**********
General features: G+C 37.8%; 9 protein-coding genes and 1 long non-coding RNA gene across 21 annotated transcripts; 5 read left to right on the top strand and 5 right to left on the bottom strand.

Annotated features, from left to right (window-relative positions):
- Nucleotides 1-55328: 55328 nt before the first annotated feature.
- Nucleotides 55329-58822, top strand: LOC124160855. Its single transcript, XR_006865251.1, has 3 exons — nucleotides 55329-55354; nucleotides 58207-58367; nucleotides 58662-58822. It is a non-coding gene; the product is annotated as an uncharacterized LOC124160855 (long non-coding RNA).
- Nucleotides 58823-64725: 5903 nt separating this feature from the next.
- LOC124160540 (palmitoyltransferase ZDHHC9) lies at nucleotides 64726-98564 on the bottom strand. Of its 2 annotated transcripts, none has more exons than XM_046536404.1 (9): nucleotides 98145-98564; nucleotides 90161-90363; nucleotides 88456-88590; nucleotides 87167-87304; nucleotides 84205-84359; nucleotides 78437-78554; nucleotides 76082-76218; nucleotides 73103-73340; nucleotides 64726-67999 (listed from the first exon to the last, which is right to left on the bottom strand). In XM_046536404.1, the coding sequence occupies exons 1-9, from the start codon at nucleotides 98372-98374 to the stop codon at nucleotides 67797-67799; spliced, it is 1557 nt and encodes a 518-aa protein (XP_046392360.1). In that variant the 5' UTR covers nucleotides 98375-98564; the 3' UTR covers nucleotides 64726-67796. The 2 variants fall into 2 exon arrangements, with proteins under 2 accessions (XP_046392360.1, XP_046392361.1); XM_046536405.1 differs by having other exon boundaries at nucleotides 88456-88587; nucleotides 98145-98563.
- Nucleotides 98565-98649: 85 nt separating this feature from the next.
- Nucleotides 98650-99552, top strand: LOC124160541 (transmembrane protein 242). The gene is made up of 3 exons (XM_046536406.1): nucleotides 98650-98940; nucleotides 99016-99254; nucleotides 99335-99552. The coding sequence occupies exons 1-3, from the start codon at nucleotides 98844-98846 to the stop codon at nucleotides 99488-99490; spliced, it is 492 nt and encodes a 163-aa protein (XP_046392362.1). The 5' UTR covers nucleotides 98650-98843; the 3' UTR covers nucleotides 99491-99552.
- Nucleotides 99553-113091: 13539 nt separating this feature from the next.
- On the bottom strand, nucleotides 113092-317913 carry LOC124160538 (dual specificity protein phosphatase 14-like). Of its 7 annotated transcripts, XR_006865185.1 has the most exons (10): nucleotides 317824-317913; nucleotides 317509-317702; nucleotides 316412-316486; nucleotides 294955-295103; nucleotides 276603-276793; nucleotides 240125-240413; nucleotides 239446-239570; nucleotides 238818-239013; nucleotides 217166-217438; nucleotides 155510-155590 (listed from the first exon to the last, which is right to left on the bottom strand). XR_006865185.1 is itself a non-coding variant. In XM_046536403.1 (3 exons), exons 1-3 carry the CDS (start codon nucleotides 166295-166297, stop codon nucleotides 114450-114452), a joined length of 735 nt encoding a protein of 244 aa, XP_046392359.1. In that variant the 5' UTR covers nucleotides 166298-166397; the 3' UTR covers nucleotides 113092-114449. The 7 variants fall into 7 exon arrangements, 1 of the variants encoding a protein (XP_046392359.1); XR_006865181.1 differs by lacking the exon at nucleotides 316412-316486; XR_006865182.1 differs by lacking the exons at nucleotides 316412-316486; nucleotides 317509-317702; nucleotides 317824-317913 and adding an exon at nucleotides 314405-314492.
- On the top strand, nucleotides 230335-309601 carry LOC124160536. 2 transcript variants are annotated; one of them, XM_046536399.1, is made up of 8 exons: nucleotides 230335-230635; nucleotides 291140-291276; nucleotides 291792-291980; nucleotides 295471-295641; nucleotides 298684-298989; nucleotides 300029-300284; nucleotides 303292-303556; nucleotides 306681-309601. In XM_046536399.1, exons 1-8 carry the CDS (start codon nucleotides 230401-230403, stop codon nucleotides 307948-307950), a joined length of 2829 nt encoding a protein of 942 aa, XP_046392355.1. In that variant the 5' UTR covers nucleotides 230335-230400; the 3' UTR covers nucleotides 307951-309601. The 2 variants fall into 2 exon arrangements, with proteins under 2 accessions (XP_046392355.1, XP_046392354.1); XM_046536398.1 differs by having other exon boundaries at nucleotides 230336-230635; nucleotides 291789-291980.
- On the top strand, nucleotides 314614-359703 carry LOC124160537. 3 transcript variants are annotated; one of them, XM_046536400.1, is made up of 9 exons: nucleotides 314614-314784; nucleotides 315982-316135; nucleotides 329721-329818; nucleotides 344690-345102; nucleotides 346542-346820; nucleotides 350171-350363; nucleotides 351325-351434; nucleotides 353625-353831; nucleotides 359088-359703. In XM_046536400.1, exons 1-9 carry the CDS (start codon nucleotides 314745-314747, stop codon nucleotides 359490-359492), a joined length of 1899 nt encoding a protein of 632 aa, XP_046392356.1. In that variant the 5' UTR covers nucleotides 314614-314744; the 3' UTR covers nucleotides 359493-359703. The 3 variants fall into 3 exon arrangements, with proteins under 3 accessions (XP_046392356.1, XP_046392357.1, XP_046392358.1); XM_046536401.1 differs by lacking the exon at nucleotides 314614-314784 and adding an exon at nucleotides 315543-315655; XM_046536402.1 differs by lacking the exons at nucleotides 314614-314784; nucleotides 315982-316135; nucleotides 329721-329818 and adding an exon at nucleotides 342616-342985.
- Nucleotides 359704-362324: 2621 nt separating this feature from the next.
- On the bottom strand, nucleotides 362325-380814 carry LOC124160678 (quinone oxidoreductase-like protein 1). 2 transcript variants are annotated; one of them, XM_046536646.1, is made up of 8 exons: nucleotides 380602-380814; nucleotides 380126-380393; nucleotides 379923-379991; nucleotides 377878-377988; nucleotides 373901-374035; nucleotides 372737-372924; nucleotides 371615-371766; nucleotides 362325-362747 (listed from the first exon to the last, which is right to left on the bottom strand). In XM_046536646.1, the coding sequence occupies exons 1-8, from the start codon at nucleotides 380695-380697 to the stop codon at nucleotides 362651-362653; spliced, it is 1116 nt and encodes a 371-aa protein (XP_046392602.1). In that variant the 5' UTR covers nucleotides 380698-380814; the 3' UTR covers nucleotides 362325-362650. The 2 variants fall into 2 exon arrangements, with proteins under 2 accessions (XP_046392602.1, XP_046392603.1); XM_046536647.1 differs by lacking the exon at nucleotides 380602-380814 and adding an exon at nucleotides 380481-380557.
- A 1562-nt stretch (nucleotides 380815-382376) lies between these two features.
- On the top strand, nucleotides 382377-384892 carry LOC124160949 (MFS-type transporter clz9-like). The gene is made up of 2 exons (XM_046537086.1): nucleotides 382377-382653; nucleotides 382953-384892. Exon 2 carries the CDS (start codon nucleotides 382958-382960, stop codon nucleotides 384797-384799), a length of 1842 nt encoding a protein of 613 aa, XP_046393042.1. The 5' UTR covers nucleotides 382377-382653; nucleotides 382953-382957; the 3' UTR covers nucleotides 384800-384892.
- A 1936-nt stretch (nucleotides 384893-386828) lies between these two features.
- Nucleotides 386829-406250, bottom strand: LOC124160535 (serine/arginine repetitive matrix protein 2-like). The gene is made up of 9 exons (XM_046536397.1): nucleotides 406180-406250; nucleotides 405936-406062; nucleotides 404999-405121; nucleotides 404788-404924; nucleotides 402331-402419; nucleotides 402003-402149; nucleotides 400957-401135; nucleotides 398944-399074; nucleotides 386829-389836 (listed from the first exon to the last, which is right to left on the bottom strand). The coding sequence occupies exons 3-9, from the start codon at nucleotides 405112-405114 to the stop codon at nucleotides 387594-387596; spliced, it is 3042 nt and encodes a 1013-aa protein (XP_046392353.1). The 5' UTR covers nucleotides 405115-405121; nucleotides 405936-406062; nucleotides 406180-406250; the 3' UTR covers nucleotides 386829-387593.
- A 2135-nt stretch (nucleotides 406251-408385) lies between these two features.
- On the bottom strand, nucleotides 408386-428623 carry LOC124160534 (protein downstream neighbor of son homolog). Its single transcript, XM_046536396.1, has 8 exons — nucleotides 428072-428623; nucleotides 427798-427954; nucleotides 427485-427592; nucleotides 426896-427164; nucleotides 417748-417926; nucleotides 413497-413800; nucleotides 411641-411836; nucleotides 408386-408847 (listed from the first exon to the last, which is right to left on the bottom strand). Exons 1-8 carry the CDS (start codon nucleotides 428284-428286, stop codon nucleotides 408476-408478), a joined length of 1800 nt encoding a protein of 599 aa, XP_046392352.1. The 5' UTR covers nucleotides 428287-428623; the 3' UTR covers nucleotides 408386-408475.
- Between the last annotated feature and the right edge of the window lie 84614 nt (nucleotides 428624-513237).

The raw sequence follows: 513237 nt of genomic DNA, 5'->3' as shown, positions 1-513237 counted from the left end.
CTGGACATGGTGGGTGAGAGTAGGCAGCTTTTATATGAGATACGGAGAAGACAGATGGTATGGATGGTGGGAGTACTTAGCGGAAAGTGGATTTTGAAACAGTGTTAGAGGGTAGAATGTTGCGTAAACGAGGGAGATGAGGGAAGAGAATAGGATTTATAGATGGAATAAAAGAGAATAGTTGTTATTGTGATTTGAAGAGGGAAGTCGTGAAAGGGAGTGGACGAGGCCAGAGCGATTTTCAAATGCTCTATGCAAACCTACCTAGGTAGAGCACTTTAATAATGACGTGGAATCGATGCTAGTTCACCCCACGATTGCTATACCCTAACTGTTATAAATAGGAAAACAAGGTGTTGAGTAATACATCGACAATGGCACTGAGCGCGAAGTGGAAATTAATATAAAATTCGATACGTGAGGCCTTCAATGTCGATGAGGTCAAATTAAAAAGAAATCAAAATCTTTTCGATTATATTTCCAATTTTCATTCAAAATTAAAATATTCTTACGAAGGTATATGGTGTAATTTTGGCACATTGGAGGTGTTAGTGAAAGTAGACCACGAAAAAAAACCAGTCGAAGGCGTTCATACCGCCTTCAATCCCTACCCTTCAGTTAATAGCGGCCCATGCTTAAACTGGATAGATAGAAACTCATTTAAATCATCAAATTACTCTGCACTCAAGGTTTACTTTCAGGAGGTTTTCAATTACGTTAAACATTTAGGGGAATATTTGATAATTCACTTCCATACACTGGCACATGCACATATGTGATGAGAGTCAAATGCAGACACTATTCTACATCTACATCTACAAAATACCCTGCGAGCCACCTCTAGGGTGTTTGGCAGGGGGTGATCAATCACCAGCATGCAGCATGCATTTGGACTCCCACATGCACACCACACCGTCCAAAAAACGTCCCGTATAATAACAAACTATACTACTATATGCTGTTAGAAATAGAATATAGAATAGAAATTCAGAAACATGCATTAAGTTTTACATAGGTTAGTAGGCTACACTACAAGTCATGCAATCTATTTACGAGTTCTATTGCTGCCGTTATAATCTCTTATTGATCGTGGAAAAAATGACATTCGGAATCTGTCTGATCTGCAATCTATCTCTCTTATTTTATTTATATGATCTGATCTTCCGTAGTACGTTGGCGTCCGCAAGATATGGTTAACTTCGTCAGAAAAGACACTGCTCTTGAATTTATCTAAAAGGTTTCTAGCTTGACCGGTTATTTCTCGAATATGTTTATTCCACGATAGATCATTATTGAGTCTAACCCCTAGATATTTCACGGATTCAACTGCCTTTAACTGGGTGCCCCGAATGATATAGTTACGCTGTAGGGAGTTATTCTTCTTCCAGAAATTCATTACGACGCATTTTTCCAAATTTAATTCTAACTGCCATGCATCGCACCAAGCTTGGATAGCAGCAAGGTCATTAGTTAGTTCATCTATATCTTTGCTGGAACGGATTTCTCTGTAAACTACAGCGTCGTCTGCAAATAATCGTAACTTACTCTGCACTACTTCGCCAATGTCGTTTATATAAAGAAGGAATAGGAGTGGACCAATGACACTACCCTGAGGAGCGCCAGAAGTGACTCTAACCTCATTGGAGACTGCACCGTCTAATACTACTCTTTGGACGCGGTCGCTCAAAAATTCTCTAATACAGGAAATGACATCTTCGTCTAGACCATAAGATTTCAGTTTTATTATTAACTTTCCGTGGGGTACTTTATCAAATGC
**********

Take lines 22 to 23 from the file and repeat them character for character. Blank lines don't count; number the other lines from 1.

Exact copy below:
The raw sequence follows: 513237 nt of genomic DNA, 5'->3' as shown, positions 1-513237 counted from the left end.
CTGGACATGGTGGGTGAGAGTAGGCAGCTTTTATATGAGATACGGAGAAGACAGATGGTATGGATGGTGGGAGTACTTAGCGGAAAGTGGATTTTGAAACAGTGTTAGAGGGTAGAATGTTGCGTAAACGAGGGAGATGAGGGAAGAGAATAGGATTTATAGATGGAATAAAAGAGAATAGTTGTTATTGTGATTTGAAGAGGGAAGTCGTGAAAGGGAGTGGACGAGGCCAGAGCGATTTTCAAATGCTCTATGCAAACCTACCTAGGTAGAGCACTTTAATAATGACGTGGAATCGATGCTAGTTCACCCCACGATTGCTATACCCTAACTGTTATAAATAGGAAAACAAGGTGTTGAGTAATACATCGACAATGGCACTGAGCGCGAAGTGGAAATTAATATAAAATTCGATACGTGAGGCCTTCAATGTCGATGAGGTCAAATTAAAAAGAAATCAAAATCTTTTCGATTATATTTCCAATTTTCATTCAAAATTAAAATATTCTTACGAAGGTATATGGTGTAATTTTGGCACATTGGAGGTGTTAGTGAAAGTAGACCACGAAAAAAAACCAGTCGAAGGCGTTCATACCGCCTTCAATCCCTACCCTTCAGTTAATAGCGGCCCATGCTTAAACTGGATAGATAGAAACTCATTTAAATCATCAAATTACTCTGCACTCAAGGTTTACTTTCAGGAGGTTTTCAATTACGTTAAACATTTAGGGGAATATTTGATAATTCACTTCCATACACTGGCACATGCACATATGTGATGAGAGTCAAATGCAGACACTATTCTACATCTACATCTACAAAATACCCTGCGAGCCACCTCTAGGGTGTTTGGCAGGGGGTGATCAATCACCAGCATGCAGCATGCATTTGGACTCCCACATGCACACCACACCGTCCAAAAAACGTCCCGTATAATAACAAACTATACTACTATATGCTGTTAGAAATAGAATATAGAATAGAAATTCAGAAACATGCATTAAGTTTTACATAGGTTAGTAGGCTACACTACAAGTCATGCAATCTATTTACGAGTTCTATTGCTGCCGTTATAATCTCTTATTGATCGTGGAAAAAATGACATTCGGAATCTGTCTGATCTGCAATCTATCTCTCTTATTTTATTTATATGATCTGATCTTCCGTAGTACGTTGGCGTCCGCAAGATATGGTTAACTTCGTCAGAAAAGACACTGCTCTTGAATTTATCTAAAAGGTTTCTAGCTTGACCGGTTATTTCTCGAATATGTTTATTCCACGATAGATCATTATTGAGTCTAACCCCTAGATATTTCACGGATTCAACTGCCTTTAACTGGGTGCCCCGAATGATATAGTTACGCTGTAGGGAGTTATTCTTCTTCCAGAAATTCATTACGACGCATTTTTCCAAATTTAATTCTAACTGCCATGCATCGCACCAAGCTTGGATAGCAGCAAGGTCATTAGTTAGTTCATCTATATCTTTGCTGGAACGGATTTCTCTGTAAACTACAGCGTCGTCTGCAAATAATCGTAACTTACTCTGCACTACTTCGCCAATGTCGTTTATATAAAGAAGGAATAGGAGTGGACCAATGACACTACCCTGAGGAGCGCCAGAAGTGACTCTAACCTCATTGGAGACTGCACCGTCTAATACTACTCTTTGGACGCGGTCGCTCAAAAATTCTCTAATACAGGAAATGACATCTTCGTCTAGACCATAAGATTTCAGTTTTATTATTAACTTTCCGTGGGGTACTTTATCAAATGC